Our usual Wednesday outing, cut short by a prior appointment of my photography colleague (and his insistence on visiting a bicycle shop), amounted to exploring a small nature reserve on the perimeter of a private wood. Nothing much to speak of, or photograph come to that. But experience has taught me there is invariably something that will intrigue – if not from a photography point of view.
And so was the case here, at Picking Gill Nature Reserve, in the appearance of this rather sorry looking hole in the ground. Lined with worked stone, water was flowing from a pipe further back in the bank over the lip of the basin formed by the stone, forming a small beck which followed the contour of the slope down into a small lake in the private wood.
I’ve done a little research since arriving back home and it turns out this is probably known as Wine Wife Well. How old it is, or rather, how long it has been known as such I don’t know, but it is one of what seem to be known as holy or folk wells, scattered round the countryside of Britain.
There are many natural springs around, why some should be known as holy wells/folk wells I don’t know – but it seems as if I will have to add something else to my list of things to look out for when I go out on my church/landscape photography trips.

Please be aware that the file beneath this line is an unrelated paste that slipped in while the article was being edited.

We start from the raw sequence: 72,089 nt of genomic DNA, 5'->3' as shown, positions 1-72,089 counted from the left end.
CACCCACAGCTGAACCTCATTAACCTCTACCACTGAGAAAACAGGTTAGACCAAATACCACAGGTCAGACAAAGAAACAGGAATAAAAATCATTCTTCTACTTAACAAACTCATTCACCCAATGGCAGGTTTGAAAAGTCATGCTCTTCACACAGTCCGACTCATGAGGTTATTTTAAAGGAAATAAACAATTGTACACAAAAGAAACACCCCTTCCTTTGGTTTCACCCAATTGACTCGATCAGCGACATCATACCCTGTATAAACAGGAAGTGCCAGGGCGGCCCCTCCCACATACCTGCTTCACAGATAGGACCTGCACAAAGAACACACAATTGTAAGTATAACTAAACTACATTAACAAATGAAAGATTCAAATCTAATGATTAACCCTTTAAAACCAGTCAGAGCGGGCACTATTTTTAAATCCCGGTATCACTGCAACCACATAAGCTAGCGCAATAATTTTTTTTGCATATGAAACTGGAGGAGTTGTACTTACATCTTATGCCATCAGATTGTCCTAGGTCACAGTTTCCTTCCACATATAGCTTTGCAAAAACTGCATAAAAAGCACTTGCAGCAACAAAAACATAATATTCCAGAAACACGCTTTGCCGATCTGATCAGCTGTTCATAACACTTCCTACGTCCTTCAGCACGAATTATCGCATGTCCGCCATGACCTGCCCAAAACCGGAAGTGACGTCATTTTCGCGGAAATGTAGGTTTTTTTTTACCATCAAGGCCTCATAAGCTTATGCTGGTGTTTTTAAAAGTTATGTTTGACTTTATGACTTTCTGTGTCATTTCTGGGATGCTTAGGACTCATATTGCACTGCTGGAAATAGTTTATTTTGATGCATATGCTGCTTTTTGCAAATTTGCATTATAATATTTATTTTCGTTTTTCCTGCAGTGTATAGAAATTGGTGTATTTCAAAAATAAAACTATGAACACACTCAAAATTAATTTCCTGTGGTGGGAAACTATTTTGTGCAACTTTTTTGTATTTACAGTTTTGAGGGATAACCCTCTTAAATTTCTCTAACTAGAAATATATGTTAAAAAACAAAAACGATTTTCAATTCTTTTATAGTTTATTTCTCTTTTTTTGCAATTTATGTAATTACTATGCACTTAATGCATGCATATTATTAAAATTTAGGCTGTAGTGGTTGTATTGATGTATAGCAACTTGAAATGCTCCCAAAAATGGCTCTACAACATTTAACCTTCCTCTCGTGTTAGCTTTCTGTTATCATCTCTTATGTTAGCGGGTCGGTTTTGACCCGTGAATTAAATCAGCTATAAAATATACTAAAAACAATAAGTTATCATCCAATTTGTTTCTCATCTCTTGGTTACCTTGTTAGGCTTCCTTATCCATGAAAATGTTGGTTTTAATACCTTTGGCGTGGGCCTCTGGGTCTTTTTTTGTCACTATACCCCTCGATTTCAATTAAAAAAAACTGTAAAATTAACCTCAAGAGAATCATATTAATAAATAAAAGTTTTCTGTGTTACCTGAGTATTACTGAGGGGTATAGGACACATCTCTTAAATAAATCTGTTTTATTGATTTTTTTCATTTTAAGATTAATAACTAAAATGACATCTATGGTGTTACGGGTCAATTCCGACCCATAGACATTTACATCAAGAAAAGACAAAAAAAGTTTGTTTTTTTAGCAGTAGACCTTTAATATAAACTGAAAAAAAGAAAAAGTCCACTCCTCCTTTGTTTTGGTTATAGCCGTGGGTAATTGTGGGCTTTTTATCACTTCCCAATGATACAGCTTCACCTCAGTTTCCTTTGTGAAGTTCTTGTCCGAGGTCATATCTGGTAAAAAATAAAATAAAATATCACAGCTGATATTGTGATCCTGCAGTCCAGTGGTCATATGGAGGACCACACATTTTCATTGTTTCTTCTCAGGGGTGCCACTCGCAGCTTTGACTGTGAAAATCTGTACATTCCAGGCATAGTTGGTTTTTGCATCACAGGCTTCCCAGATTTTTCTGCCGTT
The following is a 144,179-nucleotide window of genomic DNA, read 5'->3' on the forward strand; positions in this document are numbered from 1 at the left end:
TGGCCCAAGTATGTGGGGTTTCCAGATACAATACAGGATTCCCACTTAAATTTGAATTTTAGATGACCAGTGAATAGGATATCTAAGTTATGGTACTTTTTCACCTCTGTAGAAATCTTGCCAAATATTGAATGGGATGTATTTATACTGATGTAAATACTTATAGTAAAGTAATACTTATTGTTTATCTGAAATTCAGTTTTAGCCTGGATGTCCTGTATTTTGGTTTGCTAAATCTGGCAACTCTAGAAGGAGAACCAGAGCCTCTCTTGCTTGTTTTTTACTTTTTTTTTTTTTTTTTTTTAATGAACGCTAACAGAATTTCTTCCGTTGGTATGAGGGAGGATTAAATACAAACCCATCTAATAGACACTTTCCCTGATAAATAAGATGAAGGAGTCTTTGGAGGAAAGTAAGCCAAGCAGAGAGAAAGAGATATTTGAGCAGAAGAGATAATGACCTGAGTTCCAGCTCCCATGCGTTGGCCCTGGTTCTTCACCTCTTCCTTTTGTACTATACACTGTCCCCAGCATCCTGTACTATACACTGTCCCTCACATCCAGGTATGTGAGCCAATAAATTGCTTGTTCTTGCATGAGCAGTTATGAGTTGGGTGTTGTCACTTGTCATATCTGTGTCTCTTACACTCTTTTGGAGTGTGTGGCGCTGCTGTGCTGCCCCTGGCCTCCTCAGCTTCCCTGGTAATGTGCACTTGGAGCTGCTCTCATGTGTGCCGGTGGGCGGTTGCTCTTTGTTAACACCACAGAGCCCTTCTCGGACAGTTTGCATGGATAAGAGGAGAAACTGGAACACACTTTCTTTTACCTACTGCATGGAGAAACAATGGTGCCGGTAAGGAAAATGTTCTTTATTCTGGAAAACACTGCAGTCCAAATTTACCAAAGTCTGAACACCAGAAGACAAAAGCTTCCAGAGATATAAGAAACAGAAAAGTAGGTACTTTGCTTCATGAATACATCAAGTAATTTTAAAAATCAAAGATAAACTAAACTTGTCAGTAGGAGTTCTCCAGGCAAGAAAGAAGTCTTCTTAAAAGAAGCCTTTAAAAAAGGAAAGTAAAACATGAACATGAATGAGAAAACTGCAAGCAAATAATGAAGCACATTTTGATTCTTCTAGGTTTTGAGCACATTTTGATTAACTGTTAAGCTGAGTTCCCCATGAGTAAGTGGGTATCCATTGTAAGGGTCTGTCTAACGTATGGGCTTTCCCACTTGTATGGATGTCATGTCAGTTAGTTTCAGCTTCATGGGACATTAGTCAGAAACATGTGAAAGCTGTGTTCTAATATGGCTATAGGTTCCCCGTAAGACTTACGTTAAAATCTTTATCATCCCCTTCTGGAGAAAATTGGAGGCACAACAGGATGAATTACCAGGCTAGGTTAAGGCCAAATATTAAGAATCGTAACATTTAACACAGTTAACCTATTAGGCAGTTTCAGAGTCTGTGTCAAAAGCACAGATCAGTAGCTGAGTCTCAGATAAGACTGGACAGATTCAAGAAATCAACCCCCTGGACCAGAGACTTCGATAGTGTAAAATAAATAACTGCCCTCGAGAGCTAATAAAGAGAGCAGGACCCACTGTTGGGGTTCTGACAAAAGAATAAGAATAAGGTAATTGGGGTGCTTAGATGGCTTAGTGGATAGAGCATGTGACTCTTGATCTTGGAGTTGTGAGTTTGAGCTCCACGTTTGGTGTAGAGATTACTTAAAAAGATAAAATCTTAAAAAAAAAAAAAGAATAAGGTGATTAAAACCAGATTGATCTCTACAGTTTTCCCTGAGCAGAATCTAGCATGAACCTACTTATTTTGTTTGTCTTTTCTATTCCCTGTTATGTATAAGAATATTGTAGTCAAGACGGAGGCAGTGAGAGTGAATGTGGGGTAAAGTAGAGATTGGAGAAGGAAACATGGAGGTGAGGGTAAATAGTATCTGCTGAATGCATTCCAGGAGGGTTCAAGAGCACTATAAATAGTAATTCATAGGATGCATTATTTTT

I hope you have a tick list of what to look for 🙂
🙂 – it becoming increasingly like the memory game – “I pack my bag and in it I put” – I think a tick list may very well be the order of the day!
Fascinating! Where exactly is this located? Are there any old timers who might know more about this and why it was considered “holy?”
The well is on the outskirts of a village called Sawley in North Yorkshire, England – about 20 miles from where I live.
It seems there may be a couple of wells much closer – it looks like another of those slippery slidey slope subjects, the more you find out the more have to know! 😉
I’m not sure if this one is ‘holy’ – I would expect the name to reference a saint. However, a little research shows I may have a couple of ‘holy’ wells closer to home. It seems many of these springs tend to lack the care that we might expect and have become overgrown or lost..
Somehow I didn’t think it would be a tale about you giving your wife lots of wine. Great to discover unexpected historical things – you live in a perfect country for that.
just wanted to say congratulations on your one year of blogging, but the comment section for that post has been closed…so I’ll leave it here! stopped by from Leanne Cole’s blog…
My original reason for that post was to thank people for being so kind in supporting me in my first year – but in hindsight it appeared to be a post soliciting praise, which I felt embarrassed about.
Leanne has a great multi-faceted blog.
Sounds intriguing. I love exploring!
Exploring is one of the joys I take from my landscape/architectural photography – there always seems to be something that rears it’s head, even on the most lack lustre days.
I’d like to think that there is a story or folk tale behind the name.
“The name Wine Wife is unusual and its meaning something of a puzzle. The term Ale-wife is on record and refers back to a time when the women of a household used to brew beer (the staple drink in Middle Ages, being safer to drink than the water!) The name later referred to a women who ran an inn or tavern – the equivalent of our modern ‘land lady’.” – quote from http://www.halikeld.f9.co.uk/holywells/north/wife2.htm – may also be associated with ‘Old Wife’,